I recently had the pleasure of spending a week in the company of Angelica and Antonia, who are from our Women’s Oyster Cooperative in Ostional, Nicaragua. I also met Yorlin Vargas, a Paso Pacifico ranger who works a lot with the cooperative. Before I met them at Carlsbad Aquafarm, they spent time on Catalina Island and with experts at USC Wrigley Insitute, where they learned about new oyster husbandry techniques in their lab and at sea.
The Carlsbad Aquafarm experience was definitely something new to me. I had visited their farm back in Ostional, but had superficial knowledge of how these women grew their oysters. Nothing hands on so far. In Carlsbad, Angelica, Antonia and I worked according to the farm’s regular schedule, advised by Thomas Grimm. It was great to participate in all the steps from collection to delivery (farm to table). We built baskets, sorted and cleaned oysters, cleaned farming ropes and analyzed growth at the site.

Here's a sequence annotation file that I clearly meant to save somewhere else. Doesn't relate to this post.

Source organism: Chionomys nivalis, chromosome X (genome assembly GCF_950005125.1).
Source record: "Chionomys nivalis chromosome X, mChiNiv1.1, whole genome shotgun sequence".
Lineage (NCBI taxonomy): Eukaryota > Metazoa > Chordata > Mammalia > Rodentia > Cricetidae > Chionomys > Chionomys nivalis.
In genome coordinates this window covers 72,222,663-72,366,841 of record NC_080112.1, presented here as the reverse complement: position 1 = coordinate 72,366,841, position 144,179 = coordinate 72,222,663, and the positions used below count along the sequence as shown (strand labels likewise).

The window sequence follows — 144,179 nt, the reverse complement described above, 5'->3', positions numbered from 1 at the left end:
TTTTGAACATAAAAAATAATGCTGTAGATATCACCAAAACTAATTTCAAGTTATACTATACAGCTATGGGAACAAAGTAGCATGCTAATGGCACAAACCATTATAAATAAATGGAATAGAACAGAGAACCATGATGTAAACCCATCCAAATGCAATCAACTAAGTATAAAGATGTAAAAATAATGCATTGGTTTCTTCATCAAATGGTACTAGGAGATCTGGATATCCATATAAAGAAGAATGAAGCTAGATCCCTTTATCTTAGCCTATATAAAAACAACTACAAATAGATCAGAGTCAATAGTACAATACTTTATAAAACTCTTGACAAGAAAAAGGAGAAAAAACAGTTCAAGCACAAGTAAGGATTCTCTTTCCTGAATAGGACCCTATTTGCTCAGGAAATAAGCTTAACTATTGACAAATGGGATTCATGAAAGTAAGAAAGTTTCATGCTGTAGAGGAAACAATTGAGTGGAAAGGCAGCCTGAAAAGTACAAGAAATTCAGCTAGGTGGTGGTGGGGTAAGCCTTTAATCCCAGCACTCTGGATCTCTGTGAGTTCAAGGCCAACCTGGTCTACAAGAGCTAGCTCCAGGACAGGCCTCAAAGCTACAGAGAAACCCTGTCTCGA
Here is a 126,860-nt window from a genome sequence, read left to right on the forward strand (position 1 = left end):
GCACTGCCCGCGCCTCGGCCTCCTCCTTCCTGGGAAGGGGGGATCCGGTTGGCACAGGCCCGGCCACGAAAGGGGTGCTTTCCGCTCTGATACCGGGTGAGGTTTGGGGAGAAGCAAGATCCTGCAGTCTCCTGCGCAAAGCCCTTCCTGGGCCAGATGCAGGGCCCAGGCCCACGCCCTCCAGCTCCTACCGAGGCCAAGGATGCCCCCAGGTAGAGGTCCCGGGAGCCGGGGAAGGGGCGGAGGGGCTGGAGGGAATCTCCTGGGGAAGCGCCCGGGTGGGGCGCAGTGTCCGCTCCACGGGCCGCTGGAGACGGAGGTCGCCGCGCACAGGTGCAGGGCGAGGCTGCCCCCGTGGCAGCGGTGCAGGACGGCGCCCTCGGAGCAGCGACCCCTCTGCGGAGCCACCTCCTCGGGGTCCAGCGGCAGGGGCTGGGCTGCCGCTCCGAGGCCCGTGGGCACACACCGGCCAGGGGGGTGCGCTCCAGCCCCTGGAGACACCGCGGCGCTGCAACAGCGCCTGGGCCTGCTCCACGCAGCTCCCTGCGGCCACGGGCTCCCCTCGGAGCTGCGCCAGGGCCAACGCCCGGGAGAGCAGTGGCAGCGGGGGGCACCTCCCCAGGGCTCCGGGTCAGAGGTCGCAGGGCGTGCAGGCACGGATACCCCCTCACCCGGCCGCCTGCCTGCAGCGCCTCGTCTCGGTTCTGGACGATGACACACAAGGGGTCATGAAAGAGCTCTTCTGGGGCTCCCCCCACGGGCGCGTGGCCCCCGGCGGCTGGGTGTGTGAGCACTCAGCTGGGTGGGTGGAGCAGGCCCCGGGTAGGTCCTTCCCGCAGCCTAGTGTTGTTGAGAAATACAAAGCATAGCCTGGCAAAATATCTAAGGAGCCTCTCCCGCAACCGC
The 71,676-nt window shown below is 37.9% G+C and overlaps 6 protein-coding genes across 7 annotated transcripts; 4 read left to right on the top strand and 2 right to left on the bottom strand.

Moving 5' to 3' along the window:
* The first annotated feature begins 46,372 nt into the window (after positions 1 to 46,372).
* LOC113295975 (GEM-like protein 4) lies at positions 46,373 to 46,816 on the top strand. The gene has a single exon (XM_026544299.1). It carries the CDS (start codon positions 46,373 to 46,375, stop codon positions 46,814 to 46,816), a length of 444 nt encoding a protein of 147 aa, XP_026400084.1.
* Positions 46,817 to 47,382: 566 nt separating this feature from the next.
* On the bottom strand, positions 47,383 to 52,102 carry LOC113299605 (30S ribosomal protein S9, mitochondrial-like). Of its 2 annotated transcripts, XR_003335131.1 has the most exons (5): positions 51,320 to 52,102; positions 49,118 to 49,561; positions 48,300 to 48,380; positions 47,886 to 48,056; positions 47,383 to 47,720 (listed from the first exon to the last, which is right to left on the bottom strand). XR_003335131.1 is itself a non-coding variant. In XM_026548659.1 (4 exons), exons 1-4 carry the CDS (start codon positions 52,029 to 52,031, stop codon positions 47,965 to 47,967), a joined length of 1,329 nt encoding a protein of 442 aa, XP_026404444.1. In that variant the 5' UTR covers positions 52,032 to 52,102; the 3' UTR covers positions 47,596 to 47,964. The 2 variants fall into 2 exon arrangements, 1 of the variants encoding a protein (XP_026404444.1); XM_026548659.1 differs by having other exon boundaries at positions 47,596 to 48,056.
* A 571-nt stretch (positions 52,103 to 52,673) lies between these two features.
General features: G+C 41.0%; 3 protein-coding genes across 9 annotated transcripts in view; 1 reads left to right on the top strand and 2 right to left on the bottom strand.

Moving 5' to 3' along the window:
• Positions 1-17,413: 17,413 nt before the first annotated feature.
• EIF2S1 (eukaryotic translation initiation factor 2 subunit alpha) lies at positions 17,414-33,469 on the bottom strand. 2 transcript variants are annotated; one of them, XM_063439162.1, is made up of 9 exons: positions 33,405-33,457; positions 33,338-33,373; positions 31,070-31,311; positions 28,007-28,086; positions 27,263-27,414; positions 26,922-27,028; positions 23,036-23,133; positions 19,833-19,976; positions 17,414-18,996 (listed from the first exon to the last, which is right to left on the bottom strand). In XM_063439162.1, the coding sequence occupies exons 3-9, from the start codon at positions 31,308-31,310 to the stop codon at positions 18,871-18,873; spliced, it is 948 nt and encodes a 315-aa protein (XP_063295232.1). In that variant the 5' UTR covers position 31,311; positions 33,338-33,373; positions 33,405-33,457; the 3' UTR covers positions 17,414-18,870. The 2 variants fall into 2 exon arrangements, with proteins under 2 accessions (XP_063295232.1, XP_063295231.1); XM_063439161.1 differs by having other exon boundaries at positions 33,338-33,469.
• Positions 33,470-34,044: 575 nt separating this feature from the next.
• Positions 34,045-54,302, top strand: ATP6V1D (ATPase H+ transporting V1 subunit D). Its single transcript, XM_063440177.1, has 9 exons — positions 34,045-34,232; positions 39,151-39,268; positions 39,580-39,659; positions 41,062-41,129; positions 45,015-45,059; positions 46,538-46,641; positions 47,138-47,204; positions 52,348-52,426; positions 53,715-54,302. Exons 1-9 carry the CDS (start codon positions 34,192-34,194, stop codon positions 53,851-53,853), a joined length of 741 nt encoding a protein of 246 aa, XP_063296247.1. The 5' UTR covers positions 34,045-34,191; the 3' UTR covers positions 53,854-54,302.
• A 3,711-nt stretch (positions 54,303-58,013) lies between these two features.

I have to say, it’s no easy task. Through all the sweat and body pain I was most thankful to see the happiness in these women’s faces to learn and interact with fellow workers with such relaxed yet focused attitude. They were amazed to understand where oyster farming can lead them. They were introduced to techniques they had never before seen.
At the end of our shift, we sat with Tom and two of his assistants to chat a bit and understand what lessons could be taken to Ostional. Angelica, the leader of the cooperative, was inspired to work harder on their project and eventually create a business sustainable for the environment and their pockets.
I miss being around their positive spirit and will definitely be following up on their progress back home.
Guest post by Felipe Farme D’Amoed
Top photo by Dave Anderson